Spit and Passion by Cristy C. Road is a graphic memoir about the anxious, fragile and formative moments between childhood and adolescence. Written with the wisdom of hindsight and illustrated with the often-gruesome imperfections that Road’s art is famous for, her memoir centers around her newly felt queerness and how her love affair with Green Day (yes, the band) saved her from the pain of being a weirdo.
Raised by a “gang of boisterous Cuban women” in a working-class family, Road was torn between the casual homophobia that was part of the backdrop of her daily life, and her growing physical attraction to women. All at once, her body began to change, school became intolerable and she found herself weighed down by her secret queerness, which is when Road was suddenly saved by punk music. By allowing herself to connect with Green Day and by using her love of the band as a language to express what she otherwise could not, Road managed to harness a passion that eventually defined her.
This is the kind of book that you read in one ecstatic sitting, your brain pulsing with Road’s frank yet multi-dimensional prose and your eyes lingering hungrily on the images of a young Road as she struggles to find herself within the parameters of not just the world, but her own body and mind.
Reading Road’s memoir, I was right there with her. As she admits how easy it is to stay in the closet when you don’t know any other queer people, and then describes her life-altering joy upon first seeing a girl with a shaved head, my heart was pounding. And in those same pages where she mulls over her brand new first crush on the “bald girl,” Road draws herself holding her own face, surrounded by screaming words like “DYKE BITCH!” and “FAGGOT” and “TORTILLERA!” In this one drawing, Road hits a truth about being a young queer person: that you don’t have the luxury of being simply excited about a crush when those feelings symbolizes your deeply-rooted otherness.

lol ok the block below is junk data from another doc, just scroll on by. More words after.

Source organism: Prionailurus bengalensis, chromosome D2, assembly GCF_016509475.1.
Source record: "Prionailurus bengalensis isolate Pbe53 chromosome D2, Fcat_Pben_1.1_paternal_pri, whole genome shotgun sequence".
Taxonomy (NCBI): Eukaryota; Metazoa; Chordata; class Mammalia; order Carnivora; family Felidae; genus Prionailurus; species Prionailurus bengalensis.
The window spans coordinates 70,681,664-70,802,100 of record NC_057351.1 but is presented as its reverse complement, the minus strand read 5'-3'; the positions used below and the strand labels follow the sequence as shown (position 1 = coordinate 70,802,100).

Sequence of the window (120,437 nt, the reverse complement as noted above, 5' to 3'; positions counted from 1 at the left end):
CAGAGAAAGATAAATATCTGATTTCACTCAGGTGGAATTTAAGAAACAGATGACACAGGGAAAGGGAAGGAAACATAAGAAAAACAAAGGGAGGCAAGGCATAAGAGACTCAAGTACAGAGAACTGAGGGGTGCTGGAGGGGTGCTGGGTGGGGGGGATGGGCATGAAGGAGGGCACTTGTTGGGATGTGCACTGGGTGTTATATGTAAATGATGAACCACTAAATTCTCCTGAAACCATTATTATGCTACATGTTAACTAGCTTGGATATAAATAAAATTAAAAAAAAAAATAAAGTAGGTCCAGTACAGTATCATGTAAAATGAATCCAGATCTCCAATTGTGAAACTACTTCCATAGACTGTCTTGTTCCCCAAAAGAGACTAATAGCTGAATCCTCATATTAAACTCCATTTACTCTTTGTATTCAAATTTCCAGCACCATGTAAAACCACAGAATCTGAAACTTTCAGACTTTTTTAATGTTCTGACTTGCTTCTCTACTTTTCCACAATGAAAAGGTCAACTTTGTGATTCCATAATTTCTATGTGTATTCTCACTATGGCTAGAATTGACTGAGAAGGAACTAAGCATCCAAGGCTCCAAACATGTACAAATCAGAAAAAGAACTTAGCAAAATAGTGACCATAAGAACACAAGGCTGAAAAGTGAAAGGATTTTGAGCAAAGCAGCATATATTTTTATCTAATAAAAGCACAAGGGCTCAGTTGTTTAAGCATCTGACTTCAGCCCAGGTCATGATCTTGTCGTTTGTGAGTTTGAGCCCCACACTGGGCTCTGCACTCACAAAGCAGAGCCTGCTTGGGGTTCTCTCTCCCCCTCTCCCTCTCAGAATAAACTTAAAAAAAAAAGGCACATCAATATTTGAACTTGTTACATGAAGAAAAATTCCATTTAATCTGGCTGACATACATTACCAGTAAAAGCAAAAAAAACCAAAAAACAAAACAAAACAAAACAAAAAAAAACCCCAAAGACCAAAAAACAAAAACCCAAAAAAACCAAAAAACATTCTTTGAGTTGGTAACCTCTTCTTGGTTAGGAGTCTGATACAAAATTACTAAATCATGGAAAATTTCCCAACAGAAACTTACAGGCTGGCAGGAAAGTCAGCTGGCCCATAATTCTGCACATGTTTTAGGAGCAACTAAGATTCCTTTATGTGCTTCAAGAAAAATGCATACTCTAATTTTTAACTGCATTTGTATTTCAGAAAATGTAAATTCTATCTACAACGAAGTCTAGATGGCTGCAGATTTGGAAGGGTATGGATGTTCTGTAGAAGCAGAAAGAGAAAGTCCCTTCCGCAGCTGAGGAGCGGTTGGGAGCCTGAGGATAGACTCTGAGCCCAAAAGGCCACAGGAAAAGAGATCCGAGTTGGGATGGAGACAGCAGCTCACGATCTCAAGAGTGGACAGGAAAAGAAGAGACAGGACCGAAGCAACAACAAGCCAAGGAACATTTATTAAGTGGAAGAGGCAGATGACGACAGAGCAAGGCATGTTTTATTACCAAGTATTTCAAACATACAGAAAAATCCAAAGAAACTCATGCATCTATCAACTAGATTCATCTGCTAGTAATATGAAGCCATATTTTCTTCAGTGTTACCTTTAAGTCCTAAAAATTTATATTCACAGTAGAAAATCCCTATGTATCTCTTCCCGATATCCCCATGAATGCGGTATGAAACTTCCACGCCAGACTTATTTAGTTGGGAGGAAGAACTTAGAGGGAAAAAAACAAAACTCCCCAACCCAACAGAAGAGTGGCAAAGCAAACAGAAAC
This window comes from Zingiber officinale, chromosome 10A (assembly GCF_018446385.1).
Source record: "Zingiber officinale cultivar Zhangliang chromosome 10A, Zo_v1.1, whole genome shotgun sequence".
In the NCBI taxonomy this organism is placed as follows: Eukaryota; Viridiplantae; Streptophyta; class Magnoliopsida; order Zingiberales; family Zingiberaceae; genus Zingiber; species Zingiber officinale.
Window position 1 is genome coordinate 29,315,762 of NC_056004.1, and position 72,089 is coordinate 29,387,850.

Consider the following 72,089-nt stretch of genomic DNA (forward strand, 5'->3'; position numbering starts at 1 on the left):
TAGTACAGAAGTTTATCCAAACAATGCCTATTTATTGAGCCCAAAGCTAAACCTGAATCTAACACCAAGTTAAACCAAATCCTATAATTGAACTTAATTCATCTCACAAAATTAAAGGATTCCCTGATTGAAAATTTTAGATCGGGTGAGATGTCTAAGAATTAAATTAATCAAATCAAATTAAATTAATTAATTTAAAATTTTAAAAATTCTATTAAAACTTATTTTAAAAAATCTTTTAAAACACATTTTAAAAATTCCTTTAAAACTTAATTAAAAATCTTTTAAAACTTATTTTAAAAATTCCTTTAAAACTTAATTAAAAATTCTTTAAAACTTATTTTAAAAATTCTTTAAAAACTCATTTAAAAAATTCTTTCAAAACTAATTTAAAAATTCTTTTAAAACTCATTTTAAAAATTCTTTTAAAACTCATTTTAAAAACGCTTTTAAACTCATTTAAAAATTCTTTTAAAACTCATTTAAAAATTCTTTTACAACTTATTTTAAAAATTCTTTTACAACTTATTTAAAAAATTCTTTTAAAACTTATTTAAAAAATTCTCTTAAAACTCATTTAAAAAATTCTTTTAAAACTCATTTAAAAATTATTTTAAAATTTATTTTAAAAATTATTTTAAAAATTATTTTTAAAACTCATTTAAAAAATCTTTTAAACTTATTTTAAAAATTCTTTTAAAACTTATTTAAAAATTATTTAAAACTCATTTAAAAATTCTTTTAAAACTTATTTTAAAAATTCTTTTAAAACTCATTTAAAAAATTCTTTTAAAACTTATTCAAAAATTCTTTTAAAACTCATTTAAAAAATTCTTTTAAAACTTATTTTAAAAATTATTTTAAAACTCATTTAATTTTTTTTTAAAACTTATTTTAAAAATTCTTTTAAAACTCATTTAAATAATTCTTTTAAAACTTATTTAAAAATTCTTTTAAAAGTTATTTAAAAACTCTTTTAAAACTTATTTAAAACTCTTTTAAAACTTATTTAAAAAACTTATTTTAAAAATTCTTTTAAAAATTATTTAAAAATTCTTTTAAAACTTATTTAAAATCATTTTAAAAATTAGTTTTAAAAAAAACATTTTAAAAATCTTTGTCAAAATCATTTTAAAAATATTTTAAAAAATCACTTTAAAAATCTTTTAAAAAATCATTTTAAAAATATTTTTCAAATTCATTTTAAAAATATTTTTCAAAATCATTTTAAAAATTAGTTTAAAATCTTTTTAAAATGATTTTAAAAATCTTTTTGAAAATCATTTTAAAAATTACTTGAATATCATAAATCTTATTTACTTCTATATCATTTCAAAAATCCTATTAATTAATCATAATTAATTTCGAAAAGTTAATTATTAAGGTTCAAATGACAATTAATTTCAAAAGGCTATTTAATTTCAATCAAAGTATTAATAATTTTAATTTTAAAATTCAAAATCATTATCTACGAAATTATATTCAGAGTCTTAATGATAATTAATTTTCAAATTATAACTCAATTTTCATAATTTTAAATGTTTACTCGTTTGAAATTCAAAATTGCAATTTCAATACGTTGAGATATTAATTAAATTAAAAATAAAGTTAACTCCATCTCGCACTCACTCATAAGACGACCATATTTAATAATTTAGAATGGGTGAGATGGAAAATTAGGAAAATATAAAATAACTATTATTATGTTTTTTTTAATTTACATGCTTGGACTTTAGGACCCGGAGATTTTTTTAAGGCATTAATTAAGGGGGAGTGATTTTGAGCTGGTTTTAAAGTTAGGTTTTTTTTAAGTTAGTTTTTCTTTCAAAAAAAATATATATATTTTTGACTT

Here’s an excerpt from Spit and Passion:
If Road’s drawings look familiar, it’s probably because you’ve seen them before: her work has appeared on countless record and book covers, as well as in zines, political posters, signs, anthologies and magazines. She’s a fantastic writer, too, and Alison Bechdel, Kate Bornstein and even Road’s own hero Billie Joe Armstrong have sung her praises. The world needs more memoirs like this, with more stories like Road’s about life as a young queer Latina punk, to interrupt the popular narratives of what it means to become an adolescent.